resident Obama said Tuesday night that he had asked Congress to delay a vote on authorizing military strikes against Syria, requesting time to pursue a Russian plan to take control of Syrian President Bashar al-Assad's chemical weapons.
The reprieve came as a relief to Republican and Democratic leaders in Congress, who had urged their caucuses to support Obama but ran into stiff opposition. Senate Majority Leader Harry Reid had originally scheduled a vote on the matter for Wednesday, but postponed it as the diplomatic initiative surfaced, unsure he could muster enough support to pass it.
Does the unexpected diplomatic effort to resolve the crisis really let Congress off the hook, though? It remains unclear whether diplomats at the United Nations will be able to agree on a resolution spelling out how the international community will take control of Assad's arsenal, and later destroy it. There is even greater doubt over whether Assad can be trusted to honor any commitment to surrender his stockpiles of sarin nerve agent, mustard gas, and other poisons.
George Perkovich and Ariel Levite argue at Politico that Obama needs Congress behind him more than ever to capitalize on this unexpected opportunity to eliminate Assad's weapons of mass destruction. They write:
To facilitate this important gain, Congress should adopt a resolution authorizing U.S. military operations if Syria did not agree within a fixed number of days or used chemical weapons again. Such a resolution would enhance the leverage of Russia and other international actors in dealing with Assad. It need not commit the United States to strike if Syria does not agree, but would give the president the option to do so. [Politico]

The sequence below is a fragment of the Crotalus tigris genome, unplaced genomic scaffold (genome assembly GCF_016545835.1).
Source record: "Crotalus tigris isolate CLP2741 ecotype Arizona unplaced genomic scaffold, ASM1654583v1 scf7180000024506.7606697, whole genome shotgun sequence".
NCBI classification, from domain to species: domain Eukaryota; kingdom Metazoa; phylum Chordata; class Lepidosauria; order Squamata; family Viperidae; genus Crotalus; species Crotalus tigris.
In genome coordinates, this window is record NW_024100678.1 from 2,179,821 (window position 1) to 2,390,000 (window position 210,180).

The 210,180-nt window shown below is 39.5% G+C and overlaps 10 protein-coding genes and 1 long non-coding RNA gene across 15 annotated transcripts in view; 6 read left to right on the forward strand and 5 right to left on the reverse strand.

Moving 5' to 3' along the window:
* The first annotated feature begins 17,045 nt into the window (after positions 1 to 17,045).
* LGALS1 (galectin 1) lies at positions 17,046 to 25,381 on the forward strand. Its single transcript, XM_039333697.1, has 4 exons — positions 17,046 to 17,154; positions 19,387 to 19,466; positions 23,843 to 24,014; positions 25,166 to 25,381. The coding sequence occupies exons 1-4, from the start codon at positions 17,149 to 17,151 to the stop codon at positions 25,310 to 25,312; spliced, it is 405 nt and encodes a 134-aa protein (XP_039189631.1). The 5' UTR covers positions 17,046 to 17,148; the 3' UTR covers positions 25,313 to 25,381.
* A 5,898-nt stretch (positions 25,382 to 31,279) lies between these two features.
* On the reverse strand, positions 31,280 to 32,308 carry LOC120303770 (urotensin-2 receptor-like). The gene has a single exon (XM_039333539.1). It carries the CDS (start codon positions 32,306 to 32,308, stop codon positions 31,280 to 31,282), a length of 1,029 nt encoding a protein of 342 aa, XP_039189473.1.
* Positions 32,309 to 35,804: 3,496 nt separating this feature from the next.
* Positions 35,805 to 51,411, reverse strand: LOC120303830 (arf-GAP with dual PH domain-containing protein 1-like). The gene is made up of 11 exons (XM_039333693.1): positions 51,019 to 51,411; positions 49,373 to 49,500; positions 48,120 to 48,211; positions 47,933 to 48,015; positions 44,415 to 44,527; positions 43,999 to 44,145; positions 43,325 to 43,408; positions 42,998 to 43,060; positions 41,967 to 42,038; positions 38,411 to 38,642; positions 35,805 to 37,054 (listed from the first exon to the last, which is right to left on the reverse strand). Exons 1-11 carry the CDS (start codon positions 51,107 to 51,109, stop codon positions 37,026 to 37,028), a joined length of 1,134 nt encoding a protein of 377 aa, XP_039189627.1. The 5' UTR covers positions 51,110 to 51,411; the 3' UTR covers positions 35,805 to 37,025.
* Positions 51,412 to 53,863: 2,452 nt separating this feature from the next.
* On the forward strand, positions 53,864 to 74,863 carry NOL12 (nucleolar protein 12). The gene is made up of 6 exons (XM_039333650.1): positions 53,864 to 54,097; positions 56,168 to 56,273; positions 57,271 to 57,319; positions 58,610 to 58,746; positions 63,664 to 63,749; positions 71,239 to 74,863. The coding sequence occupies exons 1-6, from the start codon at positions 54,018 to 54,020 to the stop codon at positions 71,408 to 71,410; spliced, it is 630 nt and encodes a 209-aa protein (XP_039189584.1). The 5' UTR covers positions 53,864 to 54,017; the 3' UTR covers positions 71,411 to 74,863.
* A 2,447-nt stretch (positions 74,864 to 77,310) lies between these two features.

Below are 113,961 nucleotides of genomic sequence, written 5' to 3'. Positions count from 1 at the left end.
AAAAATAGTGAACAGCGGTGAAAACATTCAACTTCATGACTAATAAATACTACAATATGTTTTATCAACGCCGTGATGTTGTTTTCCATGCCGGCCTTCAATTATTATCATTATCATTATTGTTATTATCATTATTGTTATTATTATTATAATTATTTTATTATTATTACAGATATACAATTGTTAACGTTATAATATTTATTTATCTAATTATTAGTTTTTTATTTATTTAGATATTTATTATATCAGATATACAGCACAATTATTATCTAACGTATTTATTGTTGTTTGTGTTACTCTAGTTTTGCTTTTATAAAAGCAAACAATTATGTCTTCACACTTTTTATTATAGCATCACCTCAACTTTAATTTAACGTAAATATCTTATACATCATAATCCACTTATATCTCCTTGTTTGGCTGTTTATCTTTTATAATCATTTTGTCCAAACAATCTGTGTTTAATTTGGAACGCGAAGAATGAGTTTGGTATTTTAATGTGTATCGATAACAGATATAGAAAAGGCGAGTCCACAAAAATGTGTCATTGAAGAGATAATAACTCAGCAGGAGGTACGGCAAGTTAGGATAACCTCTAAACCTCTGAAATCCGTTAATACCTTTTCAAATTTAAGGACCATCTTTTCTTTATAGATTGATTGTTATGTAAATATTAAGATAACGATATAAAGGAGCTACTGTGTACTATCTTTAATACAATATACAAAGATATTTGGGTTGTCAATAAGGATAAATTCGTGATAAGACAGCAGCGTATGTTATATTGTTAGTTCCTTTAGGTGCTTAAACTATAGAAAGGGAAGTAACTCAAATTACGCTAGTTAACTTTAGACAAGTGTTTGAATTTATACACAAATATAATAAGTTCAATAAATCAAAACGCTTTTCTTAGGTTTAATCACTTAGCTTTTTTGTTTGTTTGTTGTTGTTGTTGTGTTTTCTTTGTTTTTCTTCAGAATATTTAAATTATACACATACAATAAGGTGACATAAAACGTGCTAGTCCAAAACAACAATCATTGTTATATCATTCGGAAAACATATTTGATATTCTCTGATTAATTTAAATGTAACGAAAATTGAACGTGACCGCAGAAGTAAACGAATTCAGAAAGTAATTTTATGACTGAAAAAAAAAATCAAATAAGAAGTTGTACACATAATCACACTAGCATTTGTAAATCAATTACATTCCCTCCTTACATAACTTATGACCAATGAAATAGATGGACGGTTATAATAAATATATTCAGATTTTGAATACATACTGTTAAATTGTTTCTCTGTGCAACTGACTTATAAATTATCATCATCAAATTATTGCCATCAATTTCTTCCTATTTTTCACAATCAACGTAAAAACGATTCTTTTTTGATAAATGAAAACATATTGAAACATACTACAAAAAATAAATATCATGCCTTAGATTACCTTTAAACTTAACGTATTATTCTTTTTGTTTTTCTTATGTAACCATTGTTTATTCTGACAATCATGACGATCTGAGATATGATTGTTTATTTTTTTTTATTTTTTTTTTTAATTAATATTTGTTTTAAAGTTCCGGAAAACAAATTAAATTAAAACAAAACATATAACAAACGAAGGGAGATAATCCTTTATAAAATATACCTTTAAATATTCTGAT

Obama might not want to get his hopes up, though. As Dylan Scott points out at Talking Points Memo, "Congress was never keen about voting on war, torn between public opposition to the president's proposed strikes and their ideological or political allegiances." Given a chance to shove Syria to the back-burner, he says, congressional leaders will gladly take it.
According to TPM’s whip count, 44 senators and 152 representatives never took a public position. A handful completely flipped their position in the last week, underlining their uncertainty.
But with Obama pursuing diplomacy again and asking for a vote delay, the onus is off Congress. Reading between the lines, there seemed to be a collective sigh of relief from Capitol Hill. [Talking Points Memo]
If lawmakers expect the Syria issue to go away, though, they are dreaming. If anything, says Aaron Magid at The Daily Beast, the extra time this diplomatic initiative gives members of Congress only increases the pressure on them to get the decision right.
Perhaps the most important reason for Obama's decision to consult Congress is to slow down the march among many in Washington towards another Middle East war. The time it takes to complete a congressional vote can be used by Russian President Vladimir Putin to orchestrate a diplomatic solution. The delay also forces Congress to ponder the following questions: What should America’s reaction be if Assad uses chemical weapons again? Will an American strike make it more or less likely for Assad to attack regional allies like Turkey or Israel? What is the American plan for the day following the attack? [The Daily Beast]
In other words, now that Obama has done exactly what lawmakers have asked, and halted the rush into a conflict a majority of Americans want no part of, Congress will be on the hook for coming up with a solution if the Russian plan falls apart.
THE WEEK'S AUDIOPHILE PODCASTS: LISTEN SMARTER
- Why I'm a pro-life liberal
- If a nuclear bomb exploded in downtown Washington, what should you do?
- 31 TV shows to watch in 2014
- 10 things you need to know today: April 16, 2014
- He said he was leaving. She ignored him.
- How to be more satisfied with your life, according to science
- What would a U.S.-Russia war look like?
- Can these 4 couples really afford their dream houses?
- Israel and Russia are getting along. Have the neocons noticed?
- Why we can't stop procrastinating, according to science
Subscribe to the Week